# AEROSPACE 305W STRUCTURES &amp

AEROSPACE 305W STRUCTURES & DYNAMICS LABORATORY
Laboratory Experiment #3
Cantilever Beam Vibration

April 20, 2009

Nathan Empson
Lab Section 12
Group Partners:
Bruce Yang
Vaisakh Kumar
David Hanson
Steven Meyer
Course Instructor: Dr. Stephen Conlon
Lab TA: Chanrashekhar Tiwari
Abstract
The key objective of this, the third and final structures laboratory session, is to observe and document the behavior beam placed under vibration via both analytical and experimental methods. The study of vibrations is vital to almost all products of aerospace engineering. Rockets undergo large vibration loads upon lift-off; planes see great vibration loads in flight. Prior to performing the experiment, theoretical computations were completed to find such parameters as mode shapes, node locations, and natural frequencies. In order to obtain accurate data for experimental analysis, several tools were used including: a single axis accelerometer, and LabView, a signal amplifier, a shaker and more. The most relevant data revealed the effects of mode shapes and tip mass on the natural frequency of the beam.

Introduction
In this laboratory session, experimenters were most interested in observing the reaction of a beam as it is placed through a wide frequency of vibrations. Prior to beginning the experiment, theoretical natural frequencies should first be calculated in order to aid in constructing an accurate experiment setup. The derivation begins with the governing differential equation for transverse displacement of a cantilever beam:
p(x)=d^2/(dx^2 ) (EI (d^2 w)/(dx^2 )) (1)
p(x)=-?A (?^2 w)/(?t^2 ) (2)
Equations (1) and (2) may then be combined to form what is known as the “wave equation” for a beam.
d^2/(dx^2 ) (EI (d^2 w)/(dx^2 ))+?A (?^2 w)/(?t^2 )=0 (3)
By separating the variables and assuming that the mass per unit length is constant, we then arrive at a trigonometric equation allowing for the plugging in of boundary conditions to approach a characteristic equation for a cantilever beam with or without a tip mass. The boundary conditions, as soon shown, vary slightly for a beam without a tip mass compared to one with a tip mass.
w(x)=C_1 sinßx+C_2 cosßx+C_3 sinhßx+C_4 coshßx (4)
The four above constants of equation (4) are now solved knowing the boundary conditions for a cantilever beam without a tip mass:
w(0) = 0; No deflection at the root
w'(0) = 0; Slope of beam at the root is zero
EIw”(L) = 0; Bending moment at the tip is zero
EIw”'(L) = 0; Shear force at the tip is zero
The result of plugging in the above constants into equation (4) is the characteristic equation that will be evaluated in MatLab (see appendix) to find the roots and thus the natural frequencies of the beam.
cosßL=-1/coshßL (5)
From the roots of equation (5), the values of ßL that allow the equation to be valid, the natural frequencies may then be solved for. In this laboratory experiment, we were only interested in the first four natural frequencies. This is again reflected in the MatLab code of the appendix.
?_n=?(ß_n L)?^2 v(EI/(?AL^2 )) (6)
The characteristic equation for the tip mass case is found in the exact same way as equation (5) was derived, by plugging in the respective boundary conditions and evaluation the constants of equation (4). The boundary conditions for a cantilever beam with a tip mass are as follows:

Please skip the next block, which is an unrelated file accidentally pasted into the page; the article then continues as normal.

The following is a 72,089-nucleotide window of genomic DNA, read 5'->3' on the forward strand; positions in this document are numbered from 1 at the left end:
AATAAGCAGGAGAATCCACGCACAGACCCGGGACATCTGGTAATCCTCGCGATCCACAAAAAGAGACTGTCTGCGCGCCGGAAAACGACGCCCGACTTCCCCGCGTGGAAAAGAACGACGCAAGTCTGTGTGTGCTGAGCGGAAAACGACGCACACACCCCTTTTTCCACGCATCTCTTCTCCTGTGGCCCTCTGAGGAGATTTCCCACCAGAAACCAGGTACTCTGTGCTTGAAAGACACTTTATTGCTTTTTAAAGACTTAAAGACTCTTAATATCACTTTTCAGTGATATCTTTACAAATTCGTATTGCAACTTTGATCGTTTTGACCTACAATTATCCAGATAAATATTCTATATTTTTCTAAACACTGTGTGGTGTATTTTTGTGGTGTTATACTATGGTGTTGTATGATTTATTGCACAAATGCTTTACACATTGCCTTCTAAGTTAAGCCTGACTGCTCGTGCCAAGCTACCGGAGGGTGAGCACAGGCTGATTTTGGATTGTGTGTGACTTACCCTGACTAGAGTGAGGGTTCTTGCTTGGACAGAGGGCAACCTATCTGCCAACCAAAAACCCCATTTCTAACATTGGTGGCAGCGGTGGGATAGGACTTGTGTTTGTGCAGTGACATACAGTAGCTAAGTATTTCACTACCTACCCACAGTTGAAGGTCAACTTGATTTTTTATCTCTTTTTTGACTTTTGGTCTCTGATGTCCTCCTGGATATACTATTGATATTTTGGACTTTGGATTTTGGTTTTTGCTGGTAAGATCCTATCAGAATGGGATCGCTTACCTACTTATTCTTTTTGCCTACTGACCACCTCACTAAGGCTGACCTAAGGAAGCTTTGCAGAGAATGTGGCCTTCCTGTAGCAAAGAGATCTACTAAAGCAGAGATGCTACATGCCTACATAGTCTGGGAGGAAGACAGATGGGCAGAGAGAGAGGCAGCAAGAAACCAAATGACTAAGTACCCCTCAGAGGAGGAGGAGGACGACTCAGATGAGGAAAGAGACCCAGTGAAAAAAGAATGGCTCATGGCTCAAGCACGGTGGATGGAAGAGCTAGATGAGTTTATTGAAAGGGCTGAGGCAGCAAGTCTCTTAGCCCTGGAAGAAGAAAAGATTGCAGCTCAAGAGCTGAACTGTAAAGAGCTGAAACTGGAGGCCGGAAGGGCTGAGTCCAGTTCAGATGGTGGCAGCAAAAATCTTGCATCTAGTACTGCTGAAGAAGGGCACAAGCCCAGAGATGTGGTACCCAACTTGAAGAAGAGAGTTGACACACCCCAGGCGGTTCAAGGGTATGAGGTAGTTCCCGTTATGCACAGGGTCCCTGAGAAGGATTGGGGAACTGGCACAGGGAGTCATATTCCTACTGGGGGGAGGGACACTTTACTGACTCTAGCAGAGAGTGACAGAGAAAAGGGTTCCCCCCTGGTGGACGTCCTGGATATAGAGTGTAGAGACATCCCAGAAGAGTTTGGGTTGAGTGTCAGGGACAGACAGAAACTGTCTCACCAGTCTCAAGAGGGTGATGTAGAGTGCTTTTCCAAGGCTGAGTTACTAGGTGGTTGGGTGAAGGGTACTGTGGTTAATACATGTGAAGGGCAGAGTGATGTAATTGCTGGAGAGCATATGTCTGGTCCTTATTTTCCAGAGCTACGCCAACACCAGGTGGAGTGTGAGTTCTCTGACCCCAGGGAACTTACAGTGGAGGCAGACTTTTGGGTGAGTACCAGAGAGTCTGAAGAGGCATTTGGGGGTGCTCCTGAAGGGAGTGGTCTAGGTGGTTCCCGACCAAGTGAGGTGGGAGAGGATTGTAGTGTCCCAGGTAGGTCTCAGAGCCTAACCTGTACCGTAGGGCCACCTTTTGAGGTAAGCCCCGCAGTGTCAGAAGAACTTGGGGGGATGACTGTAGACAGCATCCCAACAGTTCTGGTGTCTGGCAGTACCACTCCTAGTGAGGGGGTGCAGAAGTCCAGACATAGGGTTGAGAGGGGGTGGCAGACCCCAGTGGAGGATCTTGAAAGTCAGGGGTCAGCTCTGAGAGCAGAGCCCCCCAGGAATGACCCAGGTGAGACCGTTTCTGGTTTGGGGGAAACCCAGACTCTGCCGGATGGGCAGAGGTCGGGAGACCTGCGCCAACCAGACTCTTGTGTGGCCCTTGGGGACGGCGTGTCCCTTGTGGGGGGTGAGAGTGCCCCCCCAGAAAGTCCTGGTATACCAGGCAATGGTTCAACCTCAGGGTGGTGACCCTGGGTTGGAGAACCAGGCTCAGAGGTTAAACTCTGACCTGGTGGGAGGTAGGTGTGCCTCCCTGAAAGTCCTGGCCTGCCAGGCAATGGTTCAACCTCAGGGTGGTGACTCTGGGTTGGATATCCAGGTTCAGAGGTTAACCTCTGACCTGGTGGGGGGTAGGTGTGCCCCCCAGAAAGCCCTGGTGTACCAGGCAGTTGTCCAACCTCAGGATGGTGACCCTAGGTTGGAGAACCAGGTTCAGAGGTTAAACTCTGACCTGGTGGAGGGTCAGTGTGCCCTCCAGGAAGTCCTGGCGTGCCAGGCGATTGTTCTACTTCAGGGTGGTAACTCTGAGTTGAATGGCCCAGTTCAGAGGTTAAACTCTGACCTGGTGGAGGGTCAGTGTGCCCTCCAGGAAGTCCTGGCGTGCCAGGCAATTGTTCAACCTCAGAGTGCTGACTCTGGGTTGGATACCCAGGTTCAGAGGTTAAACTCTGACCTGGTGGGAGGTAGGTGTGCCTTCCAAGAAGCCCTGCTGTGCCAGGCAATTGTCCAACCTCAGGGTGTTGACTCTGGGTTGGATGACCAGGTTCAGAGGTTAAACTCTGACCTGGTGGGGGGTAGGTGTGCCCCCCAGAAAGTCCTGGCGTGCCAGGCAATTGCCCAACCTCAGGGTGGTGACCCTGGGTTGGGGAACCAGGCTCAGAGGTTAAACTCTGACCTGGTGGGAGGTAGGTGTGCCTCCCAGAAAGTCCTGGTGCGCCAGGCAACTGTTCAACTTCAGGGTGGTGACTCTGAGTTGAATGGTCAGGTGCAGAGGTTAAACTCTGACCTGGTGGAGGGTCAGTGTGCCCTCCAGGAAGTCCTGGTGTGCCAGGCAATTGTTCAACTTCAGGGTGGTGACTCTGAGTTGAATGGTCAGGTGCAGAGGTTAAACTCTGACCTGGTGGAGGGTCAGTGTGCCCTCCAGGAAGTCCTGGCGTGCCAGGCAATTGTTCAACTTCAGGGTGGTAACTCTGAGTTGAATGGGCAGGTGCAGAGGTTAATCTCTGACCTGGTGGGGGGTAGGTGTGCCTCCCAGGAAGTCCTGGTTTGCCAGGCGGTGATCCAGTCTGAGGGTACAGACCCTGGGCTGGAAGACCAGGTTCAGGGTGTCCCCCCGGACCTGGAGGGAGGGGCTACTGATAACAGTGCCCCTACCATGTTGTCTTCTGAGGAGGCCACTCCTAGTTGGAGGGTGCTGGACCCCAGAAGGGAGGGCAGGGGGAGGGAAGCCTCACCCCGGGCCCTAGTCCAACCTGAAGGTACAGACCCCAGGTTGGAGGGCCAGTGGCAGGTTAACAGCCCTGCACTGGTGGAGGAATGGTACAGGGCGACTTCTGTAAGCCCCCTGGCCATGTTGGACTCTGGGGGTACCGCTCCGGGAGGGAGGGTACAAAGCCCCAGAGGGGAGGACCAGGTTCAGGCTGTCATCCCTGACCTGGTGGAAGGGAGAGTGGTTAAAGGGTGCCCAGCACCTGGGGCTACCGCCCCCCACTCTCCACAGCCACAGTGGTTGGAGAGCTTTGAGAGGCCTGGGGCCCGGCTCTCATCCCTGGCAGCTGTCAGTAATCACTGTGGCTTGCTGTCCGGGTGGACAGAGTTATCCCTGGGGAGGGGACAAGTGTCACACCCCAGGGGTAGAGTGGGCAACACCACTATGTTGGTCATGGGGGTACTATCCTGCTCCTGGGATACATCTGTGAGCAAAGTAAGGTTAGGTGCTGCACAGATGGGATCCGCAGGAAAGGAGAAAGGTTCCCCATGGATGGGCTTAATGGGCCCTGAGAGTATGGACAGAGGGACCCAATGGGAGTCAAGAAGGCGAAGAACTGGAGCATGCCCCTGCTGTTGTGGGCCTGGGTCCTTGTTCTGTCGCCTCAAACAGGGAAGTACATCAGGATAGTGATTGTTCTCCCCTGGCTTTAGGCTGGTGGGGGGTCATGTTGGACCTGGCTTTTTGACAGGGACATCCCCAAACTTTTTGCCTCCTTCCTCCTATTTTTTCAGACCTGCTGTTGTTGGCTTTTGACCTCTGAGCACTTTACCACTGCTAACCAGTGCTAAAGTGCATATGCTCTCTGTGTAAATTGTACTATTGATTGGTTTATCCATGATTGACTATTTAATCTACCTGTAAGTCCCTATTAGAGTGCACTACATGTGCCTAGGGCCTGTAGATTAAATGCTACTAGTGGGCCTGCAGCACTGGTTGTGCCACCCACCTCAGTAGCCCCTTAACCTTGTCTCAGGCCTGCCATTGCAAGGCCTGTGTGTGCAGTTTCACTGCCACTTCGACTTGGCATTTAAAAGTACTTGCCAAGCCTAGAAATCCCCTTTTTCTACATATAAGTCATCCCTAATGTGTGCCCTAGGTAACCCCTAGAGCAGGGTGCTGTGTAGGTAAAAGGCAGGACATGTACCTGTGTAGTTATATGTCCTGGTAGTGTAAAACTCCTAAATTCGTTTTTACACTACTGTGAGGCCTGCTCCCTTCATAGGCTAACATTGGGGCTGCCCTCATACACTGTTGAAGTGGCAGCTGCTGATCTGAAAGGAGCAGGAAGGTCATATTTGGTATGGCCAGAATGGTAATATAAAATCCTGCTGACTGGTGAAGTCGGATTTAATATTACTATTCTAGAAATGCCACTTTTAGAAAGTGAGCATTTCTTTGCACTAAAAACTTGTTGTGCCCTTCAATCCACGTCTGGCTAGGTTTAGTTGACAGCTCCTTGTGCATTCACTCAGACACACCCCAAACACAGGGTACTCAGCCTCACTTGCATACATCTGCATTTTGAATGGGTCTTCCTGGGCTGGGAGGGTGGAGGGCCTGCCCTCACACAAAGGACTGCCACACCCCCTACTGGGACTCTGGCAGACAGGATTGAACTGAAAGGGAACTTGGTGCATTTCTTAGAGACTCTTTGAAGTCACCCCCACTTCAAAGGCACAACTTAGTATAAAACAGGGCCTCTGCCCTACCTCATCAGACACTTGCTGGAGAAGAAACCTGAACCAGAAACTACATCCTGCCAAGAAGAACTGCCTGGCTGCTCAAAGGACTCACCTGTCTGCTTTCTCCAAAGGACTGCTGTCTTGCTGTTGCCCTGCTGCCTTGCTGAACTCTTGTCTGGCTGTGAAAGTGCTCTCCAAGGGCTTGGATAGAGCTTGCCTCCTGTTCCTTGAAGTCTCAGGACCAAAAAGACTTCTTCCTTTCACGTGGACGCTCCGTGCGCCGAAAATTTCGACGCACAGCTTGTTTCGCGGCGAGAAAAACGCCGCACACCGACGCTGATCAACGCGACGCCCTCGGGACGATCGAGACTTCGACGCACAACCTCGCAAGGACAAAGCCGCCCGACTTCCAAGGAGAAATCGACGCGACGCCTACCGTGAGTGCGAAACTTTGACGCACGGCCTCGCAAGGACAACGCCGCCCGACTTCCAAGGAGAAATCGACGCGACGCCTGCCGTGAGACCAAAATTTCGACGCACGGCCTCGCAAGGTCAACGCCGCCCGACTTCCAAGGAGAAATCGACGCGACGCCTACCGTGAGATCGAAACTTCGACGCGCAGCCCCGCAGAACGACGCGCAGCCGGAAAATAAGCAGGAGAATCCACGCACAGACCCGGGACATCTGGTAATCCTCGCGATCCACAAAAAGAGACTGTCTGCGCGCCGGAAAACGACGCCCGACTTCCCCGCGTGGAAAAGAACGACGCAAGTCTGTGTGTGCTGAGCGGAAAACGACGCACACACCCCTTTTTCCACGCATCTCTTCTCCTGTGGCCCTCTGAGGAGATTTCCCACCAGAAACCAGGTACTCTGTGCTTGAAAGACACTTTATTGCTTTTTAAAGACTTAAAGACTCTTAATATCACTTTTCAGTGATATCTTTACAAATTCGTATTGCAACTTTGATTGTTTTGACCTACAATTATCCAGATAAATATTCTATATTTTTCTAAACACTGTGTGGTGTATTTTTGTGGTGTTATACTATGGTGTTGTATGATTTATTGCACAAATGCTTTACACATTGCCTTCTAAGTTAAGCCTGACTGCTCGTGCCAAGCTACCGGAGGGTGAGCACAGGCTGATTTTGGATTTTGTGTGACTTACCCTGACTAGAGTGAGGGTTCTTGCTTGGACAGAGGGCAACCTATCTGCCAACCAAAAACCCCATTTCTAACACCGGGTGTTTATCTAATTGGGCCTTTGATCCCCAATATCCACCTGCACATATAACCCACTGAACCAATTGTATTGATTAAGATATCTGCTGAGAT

w(0) = 0; Deflection at the root is zero
w'(0) = 0; Slope of beam at the root is zero
EIw”(L) = 0; Bending moment at the tip is zero
EIw”'(L) = -?2Mtipw(L); Non-zero shear
The characteristic equation for a tip mass case, the counterpart of equation (5), is then found to be:
1+cosßLcoshßL+ßL M_tip/M_beam (sinhßLcosßL-sinßLcoshßL)=0 (7)
The roots are found in a similar way to the tip mass less case and were utilized in solving for theoretical natural frequencies. The results for the natural frequencies may be found in comparison to the experimental values in tables (3) and (4).
The last equation used in analyzing the vibrated beams is that which describes the critical damping ratio. The critical damping ratio was determined experimentally by first exciting the beam and then recording the decay of the amplitude of displacement versus time. The below equation describes the critical damping ratio.
?=1/?_n (ln?(A_o/A_n ))/((t_n-t_o)) (8)
Experimental Procedure
The objective of this laboratory session is to analyze the response of a cantilever beam when it is placed under vibration. In order to amply monitor the beam, several electronic instruments were used. Pictured below, in figure 1 is a schematic representation of the overall experimental setup. The computer begins the system by outputting the desired frequency of oscillation. This signal then goes through and amplifier and is passed through to a shaker. The beam, fixed upon the shaker, will then vibrate according to the vibrations imposed by it. A single axis accelerometer is mounted at the tip of the beam to monitor its response to the vibrations input via the shaker. The data gathered from the accelerometer is amplified and then passed back to ultimately both the oscilloscope and computer so that the vibrations may be observed on both pieces of equipment.

Figure 1. Experiment Electronics Setup
The equipment was turned on and allowed sufficient time to warm up. During this time key specimen dimensions were taken. These dimensions, some given and some measureable, are given below.

Table 1. Important Specimen and Experimental Properties
Specimen Property Value (English) Value (SI) Total Length 18.75 in 0.47625 m Gage Length 17.5 in 0.4445 m Beam Width 0.998 in 0.0253492 m Beam Thickness 0.123 in 0.00312 m Young’s Modulus (E) 10.0 x 106 psi 6.895 x 1010 Pa Moment of Inertia (I) 1.5476 x 10-4 in4 6.4416 x 10-11 m4 Beam Mass 0.00654 slug 95.5 g Accelerometer Mass 0.000308 slug 4.5 g